THE SHOEMAKER EXTRAORDINAIRE

Wildly terpsichorean collages, constructed from patterned cloth and paper cutouts decorated with bright paint and shoe-sole prints, illustrate this original tale of a clever itinerant cobbler and a nearsighted giant. Sporting long, serpentine limbs that flail across the pages, Hans Crispin waltzes into town offering shoes that reinvigorate the weary, give their wearers height and style, make work easier—and threaten to put the local cobbler out of business. So the cobbler challenges Hans to shoe Barefootus, an irascible giant more likely to eat visitors than welcome them. Correctly diagnosing the giant’s complaint that he can’t find his garden or livestock, Hans craftily whips up footwear with big magnifying glasses, and instantly makes a huge, new, purple friend. Light (Puss in Boots, 2002) writes in formal folklorish—“Once upon a time there was a man named Hans Crispin who traveled throughout the land,” etc.—that stands in sharp, but all in all pleasing, contrast to the art’s extravagant forms and colors. High marks for energy. (author’s note) (Picture book. 7-8)

Pub Date: March 1, 2003

ISBN: 0-8109-4236-4

Page Count: 32

Publisher: Abrams

Review Posted Online: May 20, 2010

Kirkus Reviews Issue: Jan. 15, 2003

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A BUSY DAY AT THE GARAGE

A rural, pleasantly ramshackle garage is the setting for this lively book. Each spread features the station and its forecourt, with a flurry of activity accompanying each turn of the page: The garage opens up for the day; a bashed-in car arrives; a brief squall soaks a lady, her swain, and their tony convertible. Over it all presides Mr. Fingers, a harmlessly gangsterish type in striped trousers and white jacket. Dupasquier (Andy's Pirate Ship, 1994, etc.) keeps the text quick, simple, and hand-in-glove with the illustrations (``Mick and Mack start to work on Mr. Walker's car. Pete serves the first customer''). These watercolors are equally nimble, deliberately cartoonish in the linework and saturated colors. The front and rear flap covers fold out with an array of questions and puzzles pertaining to the story. Bright, boisterous, fun; for children who take to the format, there are two companion volumes: A Busy Day at the Airport (ISBN 1-56402-591-8) and A Busy Day at the Building Site (592-6). (Picture book. 4+)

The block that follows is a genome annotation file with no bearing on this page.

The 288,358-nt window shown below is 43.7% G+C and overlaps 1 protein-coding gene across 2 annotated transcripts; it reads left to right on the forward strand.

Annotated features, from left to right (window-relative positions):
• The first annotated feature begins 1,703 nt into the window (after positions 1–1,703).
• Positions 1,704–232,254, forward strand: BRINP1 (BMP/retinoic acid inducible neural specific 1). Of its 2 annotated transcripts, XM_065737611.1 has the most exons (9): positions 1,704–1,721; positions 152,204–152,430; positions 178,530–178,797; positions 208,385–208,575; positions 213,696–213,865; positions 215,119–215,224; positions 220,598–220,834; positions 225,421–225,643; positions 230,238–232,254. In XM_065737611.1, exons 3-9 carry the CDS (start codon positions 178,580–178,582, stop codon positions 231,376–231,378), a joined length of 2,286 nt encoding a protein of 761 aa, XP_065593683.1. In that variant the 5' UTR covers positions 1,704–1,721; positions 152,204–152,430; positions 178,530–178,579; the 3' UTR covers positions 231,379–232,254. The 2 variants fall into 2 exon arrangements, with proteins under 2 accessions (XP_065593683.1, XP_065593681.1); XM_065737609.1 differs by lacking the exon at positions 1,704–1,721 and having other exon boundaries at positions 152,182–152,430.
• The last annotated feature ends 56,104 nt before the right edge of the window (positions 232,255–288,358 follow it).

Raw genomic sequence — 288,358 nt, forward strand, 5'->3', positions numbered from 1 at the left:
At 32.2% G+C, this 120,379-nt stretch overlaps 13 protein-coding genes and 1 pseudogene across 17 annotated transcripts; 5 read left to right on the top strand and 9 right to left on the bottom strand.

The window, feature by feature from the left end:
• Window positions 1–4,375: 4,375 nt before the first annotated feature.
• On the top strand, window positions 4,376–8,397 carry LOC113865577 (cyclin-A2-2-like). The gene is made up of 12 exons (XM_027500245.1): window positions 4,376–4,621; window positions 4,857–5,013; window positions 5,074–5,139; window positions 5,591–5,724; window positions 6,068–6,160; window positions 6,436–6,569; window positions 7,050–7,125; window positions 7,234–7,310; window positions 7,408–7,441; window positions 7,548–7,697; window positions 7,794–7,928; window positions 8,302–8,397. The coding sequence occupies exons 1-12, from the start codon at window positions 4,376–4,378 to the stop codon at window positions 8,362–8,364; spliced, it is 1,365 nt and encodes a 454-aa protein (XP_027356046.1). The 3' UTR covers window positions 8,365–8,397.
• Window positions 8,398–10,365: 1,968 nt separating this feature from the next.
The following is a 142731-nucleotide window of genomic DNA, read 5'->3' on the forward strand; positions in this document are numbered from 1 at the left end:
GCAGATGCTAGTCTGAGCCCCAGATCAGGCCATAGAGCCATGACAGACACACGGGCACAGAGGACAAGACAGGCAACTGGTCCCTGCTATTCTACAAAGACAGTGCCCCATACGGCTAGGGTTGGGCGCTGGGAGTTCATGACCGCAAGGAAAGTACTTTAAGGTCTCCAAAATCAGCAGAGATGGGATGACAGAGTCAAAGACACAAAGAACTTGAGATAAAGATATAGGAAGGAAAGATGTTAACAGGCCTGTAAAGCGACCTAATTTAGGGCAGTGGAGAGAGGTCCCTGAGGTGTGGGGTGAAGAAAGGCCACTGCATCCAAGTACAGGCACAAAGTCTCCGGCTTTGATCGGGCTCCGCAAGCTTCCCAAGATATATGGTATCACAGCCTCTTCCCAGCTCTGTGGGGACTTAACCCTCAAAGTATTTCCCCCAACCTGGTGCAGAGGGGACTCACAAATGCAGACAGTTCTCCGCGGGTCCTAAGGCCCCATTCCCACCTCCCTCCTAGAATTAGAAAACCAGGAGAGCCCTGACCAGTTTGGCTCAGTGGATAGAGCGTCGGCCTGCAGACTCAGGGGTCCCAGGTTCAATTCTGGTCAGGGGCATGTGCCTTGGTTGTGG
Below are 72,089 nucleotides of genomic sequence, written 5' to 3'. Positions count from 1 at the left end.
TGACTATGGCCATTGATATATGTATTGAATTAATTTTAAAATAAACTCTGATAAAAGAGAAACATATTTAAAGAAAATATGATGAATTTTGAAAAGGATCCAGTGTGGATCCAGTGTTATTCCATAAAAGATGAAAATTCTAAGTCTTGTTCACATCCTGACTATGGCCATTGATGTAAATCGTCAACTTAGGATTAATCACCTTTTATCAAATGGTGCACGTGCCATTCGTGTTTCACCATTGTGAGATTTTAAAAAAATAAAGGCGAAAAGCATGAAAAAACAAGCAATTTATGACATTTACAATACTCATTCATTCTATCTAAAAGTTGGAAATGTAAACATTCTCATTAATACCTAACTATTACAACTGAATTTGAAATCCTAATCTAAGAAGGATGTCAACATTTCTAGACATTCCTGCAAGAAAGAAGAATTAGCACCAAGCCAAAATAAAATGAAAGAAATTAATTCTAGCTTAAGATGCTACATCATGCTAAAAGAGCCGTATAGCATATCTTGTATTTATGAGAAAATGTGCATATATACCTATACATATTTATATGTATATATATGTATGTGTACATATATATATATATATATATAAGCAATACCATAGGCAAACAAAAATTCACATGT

Pub Date: Jan. 1, 1996

ISBN: 1-56402-590-X

Page Count: 24

Publisher: Candlewick

Review Posted Online: May 20, 2010

Kirkus Reviews Issue: Dec. 1, 1995

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PEACH HEAVEN

Yangsook believes that peach orchards in her part of Korea are the best part of Puchon, because a peach garden is a piece of heaven. But when a horrific hailstorm plucks the entire peach crop and miraculously rains them down into the neighborhood, just as it did in August 1976, how is it that these delicate, delicious morsels are unharmed, and what is to be done with them? A surprised town, knee-deep in flood waters, is relishing the mouth-watering peaches, but have not yet asked the next question, as they are busy rescuing the bobbing fruits. It is little Yangsook, empowered by her love of peaches and community who honors her beliefs by enlightening her neighbors as to what should be done. Yangsook’s vision of peace and harmony mirrors Choi’s personal experiences, and her thoughtful main character embodies the same pensive tone found in the soft brownish-greenish peachy palate, making the whole experience one tasty bite. (Picture book. 7-8)

Pub Date: May 6, 2005

ISBN: 0-374-35761-7

Page Count: 32

Publisher: Frances Foster/Farrar, Straus & Giroux

Review Posted Online: May 20, 2010

Kirkus Reviews Issue: April 15, 2005

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